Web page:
Now, my dad (from whom I've always tended to take my horse cues) is a color man when
it comes to horses. He likes a lot of chrome -- stockings and blazes -- the flashier the better. He has always, always (since he was a little boy) yearned for a "John Wayne" horse -- a sorrel with four white socks and a blaze. And here, standing in front of me, was a pretty little sorrel with a white main and tail, a huge white blaze, and the promise of four high white stockings. Some part of me knew I had to buy this horse for my daddy, even knowing that he would probably never ride her.
Paul and I took a look at the horses, and we went in the pen and played a little with Mama Horse. Paul said to me (knowing full well the answer already), "You want them, don't you?"
I was raised better. I knew that you were supposed to buy a horse based on what you were looking for, in this case, one I could ride all over. If I were going to buy two horses so that my not-such-a-confident-rider of a husband could ride along with me, I should probably turn around, walk away, and look for a pair of geldings. But, oh, that baby horse. The owners hadn't done a thing with her -- never laid a hand on her, in fact. She hadn't been imnprinted (a training technique used by most horse people -- when the baby is a few hours old, humans rub them all over with a bunch of potentially scary items they will come into contact with as adult horses -- clippers, brushes, blankets, ropes, spray bottles, etc), which many horse people will say leads to untold difficulties training a horse when it's older. The owners also didn't have the mare's registration papers in hand -- they were with the woman from whom they'd bought her, who had promised to send them along, yada, yada, yada. But I just sensed something about that little girl horse -- I had mental visions of my daddy's face when I showed him his dream horse, and I couldn't walk away from that opportunity.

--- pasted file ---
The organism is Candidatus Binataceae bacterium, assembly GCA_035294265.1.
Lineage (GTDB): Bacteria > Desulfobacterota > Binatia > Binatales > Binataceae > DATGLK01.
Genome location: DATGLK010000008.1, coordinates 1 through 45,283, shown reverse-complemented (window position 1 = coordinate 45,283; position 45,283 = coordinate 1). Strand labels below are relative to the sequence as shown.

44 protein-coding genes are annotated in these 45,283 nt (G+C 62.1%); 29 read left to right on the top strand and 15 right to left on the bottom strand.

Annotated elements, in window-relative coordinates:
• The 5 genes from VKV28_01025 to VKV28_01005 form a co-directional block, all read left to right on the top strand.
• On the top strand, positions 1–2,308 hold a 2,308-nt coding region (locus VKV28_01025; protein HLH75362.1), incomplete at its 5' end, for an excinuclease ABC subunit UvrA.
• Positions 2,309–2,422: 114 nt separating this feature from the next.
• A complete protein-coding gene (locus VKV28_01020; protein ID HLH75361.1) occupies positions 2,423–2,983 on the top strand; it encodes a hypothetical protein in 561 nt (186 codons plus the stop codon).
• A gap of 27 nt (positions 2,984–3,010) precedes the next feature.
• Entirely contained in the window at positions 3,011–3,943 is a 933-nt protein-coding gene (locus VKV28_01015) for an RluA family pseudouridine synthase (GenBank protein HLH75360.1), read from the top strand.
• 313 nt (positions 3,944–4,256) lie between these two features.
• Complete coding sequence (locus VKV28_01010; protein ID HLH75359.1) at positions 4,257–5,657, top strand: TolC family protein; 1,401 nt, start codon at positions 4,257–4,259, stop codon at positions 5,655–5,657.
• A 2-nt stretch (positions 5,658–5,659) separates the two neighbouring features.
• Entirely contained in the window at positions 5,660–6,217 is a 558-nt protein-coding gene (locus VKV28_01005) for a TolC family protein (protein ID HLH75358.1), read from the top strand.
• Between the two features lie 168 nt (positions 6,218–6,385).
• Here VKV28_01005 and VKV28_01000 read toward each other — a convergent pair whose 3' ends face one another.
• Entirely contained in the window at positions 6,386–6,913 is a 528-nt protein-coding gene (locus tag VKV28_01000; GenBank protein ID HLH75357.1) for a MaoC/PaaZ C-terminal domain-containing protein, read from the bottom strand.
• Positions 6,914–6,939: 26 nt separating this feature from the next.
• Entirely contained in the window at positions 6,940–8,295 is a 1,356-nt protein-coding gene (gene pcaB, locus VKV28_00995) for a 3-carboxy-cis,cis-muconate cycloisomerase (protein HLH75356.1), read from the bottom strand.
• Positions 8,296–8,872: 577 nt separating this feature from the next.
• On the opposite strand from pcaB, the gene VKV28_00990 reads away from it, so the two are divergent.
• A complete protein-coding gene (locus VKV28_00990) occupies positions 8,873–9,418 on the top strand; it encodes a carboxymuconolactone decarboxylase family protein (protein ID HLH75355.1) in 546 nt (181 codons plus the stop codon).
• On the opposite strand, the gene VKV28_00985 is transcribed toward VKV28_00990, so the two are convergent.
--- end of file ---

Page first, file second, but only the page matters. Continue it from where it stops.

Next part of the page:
So, three weeks later (after a fence was hastily constructed and I went on an internet crash course in horse ownership, considering it had been 20 years since I'd been responsible for one. Even then, Dad took care of things like feeding and vet bills -- I just showed up and rode when I wanted to.), my horses arrived. I bought a halter for my little baby horse, and the previous owner was brave enough to put it on her while she was containe in the trailer. Mama Horse came off the trailer glad to be free again, and started munching on the lawn. Baby came off rearing and whinnying. Neighbor Claud had hold of her lead rope, and she was NOT happy to be held (a fact which, he thinks, led to the fact that she doesn't particularly care for him to this day). We took them down to their new corral, and let them settle in.